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Japanese Emperor Akihito Abdicates – First Time in 200 Years

Today, Japan’s Emperor Akihito began the official ceremony for abdication from the throne. His eldest son, Crown Prince Naruhito, 59, is to ascend the throne as the Asian nation’s new emperor once his father’s reign officially ends at midnight.

Though the position is now solely symbolic, the Japanese Cabinet passed a bill in May that paved the path for him to abdicate and for his son to succeed him.

Akihito was the first emperor to take the thrown in a post-World War II Japan and he devoted his career to writing the wrongs committed in the war Japan fought in his father’s name. He is also known for reconnecting the monarchy with the people.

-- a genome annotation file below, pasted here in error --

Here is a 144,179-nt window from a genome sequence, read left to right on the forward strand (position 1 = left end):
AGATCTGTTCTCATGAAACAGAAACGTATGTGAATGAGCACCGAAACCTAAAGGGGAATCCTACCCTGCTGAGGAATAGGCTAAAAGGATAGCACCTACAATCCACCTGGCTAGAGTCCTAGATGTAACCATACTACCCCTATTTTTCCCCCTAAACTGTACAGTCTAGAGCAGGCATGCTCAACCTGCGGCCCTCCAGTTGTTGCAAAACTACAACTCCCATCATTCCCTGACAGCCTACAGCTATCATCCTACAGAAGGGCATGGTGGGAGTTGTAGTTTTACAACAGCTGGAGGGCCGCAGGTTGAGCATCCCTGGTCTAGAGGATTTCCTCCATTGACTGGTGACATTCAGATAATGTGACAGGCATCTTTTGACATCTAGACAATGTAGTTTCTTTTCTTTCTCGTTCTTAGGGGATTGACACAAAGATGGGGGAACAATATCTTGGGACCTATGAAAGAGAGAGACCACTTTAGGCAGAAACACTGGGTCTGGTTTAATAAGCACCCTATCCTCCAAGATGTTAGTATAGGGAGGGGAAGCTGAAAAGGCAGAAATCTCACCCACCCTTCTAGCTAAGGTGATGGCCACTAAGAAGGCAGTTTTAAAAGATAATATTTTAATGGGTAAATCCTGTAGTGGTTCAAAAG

Akihito was born in the Tokyo Imperial Palace and is the elder son and the fifth child of the Hirohito and his Empress Nagako

During the American firebombing raids on Tokyo in March 1945, Akihito and his younger brother, Prince Masahito were evacuated from the city. During the American occupation of Japan following WWII, Prince Akihito was tutored in English and briefly studied Political Science at Gakashuin University in Tokyo.

Akihito ascended the throne upon the death of Hirohito on 7 January 1989.

With his abdication comes the end of the Heisei era and the beginning of the Reiwa era, which means orderly and harmony.

The ceremonies follow the numerous abdication rituals which began on March 12 and will be completed with a ceremony Tuesday afternoon at the Matus no Ma room of the Imperial Place with some 300 people, including members of the imperial family and senior government officials, in attendance. During the ceremony, Akihito is scheduled to make his final address to the people of Japan as emperor.

Sarah Morton

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